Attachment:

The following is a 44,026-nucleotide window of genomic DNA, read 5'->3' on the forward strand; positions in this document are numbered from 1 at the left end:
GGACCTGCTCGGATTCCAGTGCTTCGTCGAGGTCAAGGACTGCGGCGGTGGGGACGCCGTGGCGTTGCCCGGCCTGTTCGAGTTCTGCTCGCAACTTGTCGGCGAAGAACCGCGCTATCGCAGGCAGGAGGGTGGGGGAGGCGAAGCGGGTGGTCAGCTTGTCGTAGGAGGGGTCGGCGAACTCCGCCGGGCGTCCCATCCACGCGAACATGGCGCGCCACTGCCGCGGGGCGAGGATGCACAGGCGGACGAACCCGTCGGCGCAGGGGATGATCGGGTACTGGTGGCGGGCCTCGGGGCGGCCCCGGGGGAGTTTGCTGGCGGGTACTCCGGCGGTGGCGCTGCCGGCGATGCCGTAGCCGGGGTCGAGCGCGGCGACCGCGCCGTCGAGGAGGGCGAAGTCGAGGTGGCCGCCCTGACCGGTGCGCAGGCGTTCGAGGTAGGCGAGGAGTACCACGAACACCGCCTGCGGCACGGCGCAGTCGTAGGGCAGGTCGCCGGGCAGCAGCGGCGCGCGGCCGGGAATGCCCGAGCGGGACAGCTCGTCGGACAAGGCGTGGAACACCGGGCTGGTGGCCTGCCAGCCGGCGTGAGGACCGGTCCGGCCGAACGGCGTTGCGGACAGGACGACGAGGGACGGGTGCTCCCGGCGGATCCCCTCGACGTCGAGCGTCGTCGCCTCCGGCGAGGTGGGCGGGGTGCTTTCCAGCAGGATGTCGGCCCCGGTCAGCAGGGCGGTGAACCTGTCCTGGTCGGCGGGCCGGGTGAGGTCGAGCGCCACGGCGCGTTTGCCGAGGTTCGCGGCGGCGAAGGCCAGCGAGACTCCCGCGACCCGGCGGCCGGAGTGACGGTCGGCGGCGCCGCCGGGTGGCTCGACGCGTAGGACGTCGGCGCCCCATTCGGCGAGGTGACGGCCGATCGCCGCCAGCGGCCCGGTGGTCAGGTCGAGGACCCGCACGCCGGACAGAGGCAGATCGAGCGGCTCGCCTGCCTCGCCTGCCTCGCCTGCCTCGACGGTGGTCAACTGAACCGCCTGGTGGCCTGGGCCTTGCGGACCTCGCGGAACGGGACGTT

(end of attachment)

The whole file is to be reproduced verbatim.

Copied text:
The following is a 44,026-nucleotide window of genomic DNA, read 5'->3' on the forward strand; positions in this document are numbered from 1 at the left end:
GGACCTGCTCGGATTCCAGTGCTTCGTCGAGGTCAAGGACTGCGGCGGTGGGGACGCCGTGGCGTTGCCCGGCCTGTTCGAGTTCTGCTCGCAACTTGTCGGCGAAGAACCGCGCTATCGCAGGCAGGAGGGTGGGGGAGGCGAAGCGGGTGGTCAGCTTGTCGTAGGAGGGGTCGGCGAACTCCGCCGGGCGTCCCATCCACGCGAACATGGCGCGCCACTGCCGCGGGGCGAGGATGCACAGGCGGACGAACCCGTCGGCGCAGGGGATGATCGGGTACTGGTGGCGGGCCTCGGGGCGGCCCCGGGGGAGTTTGCTGGCGGGTACTCCGGCGGTGGCGCTGCCGGCGATGCCGTAGCCGGGGTCGAGCGCGGCGACCGCGCCGTCGAGGAGGGCGAAGTCGAGGTGGCCGCCCTGACCGGTGCGCAGGCGTTCGAGGTAGGCGAGGAGTACCACGAACACCGCCTGCGGCACGGCGCAGTCGTAGGGCAGGTCGCCGGGCAGCAGCGGCGCGCGGCCGGGAATGCCCGAGCGGGACAGCTCGTCGGACAAGGCGTGGAACACCGGGCTGGTGGCCTGCCAGCCGGCGTGAGGACCGGTCCGGCCGAACGGCGTTGCGGACAGGACGACGAGGGACGGGTGCTCCCGGCGGATCCCCTCGACGTCGAGCGTCGTCGCCTCCGGCGAGGTGGGCGGGGTGCTTTCCAGCAGGATGTCGGCCCCGGTCAGCAGGGCGGTGAACCTGTCCTGGTCGGCGGGCCGGGTGAGGTCGAGCGCCACGGCGCGTTTGCCGAGGTTCGCGGCGGCGAAGGCCAGCGAGACTCCCGCGACCCGGCGGCCGGAGTGACGGTCGGCGGCGCCGCCGGGTGGCTCGACGCGTAGGACGTCGGCGCCCCATTCGGCGAGGTGACGGCCGATCGCCGCCAGCGGCCCGGTGGTCAGGTCGAGGACCCGCACGCCGGACAGAGGCAGATCGAGCGGCTCGCCTGCCTCGCCTGCCTCGCCTGCCTCGACGGTGGTCAACTGAACCGCCTGGTGGCCTGGGCCTTGCGGACCTCGCGGAACGGGACGTT